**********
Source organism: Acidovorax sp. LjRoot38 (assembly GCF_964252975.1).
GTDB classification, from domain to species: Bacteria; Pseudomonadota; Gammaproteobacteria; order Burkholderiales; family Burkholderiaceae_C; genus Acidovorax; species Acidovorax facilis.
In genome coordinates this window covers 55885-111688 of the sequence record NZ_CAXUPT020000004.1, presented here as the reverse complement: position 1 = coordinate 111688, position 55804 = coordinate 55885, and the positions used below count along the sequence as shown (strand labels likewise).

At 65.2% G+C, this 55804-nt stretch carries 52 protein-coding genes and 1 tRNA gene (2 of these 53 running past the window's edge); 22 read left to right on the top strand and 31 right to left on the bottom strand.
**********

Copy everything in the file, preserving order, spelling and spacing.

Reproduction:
Source organism: Acidovorax sp. LjRoot38 (assembly GCF_964252975.1).
GTDB classification, from domain to species: Bacteria; Pseudomonadota; Gammaproteobacteria; order Burkholderiales; family Burkholderiaceae_C; genus Acidovorax; species Acidovorax facilis.
In genome coordinates this window covers 55885-111688 of the sequence record NZ_CAXUPT020000004.1, presented here as the reverse complement: position 1 = coordinate 111688, position 55804 = coordinate 55885, and the positions used below count along the sequence as shown (strand labels likewise).

At 65.2% G+C, this 55804-nt stretch carries 52 protein-coding genes and 1 tRNA gene (2 of these 53 running past the window's edge); 22 read left to right on the top strand and 31 right to left on the bottom strand.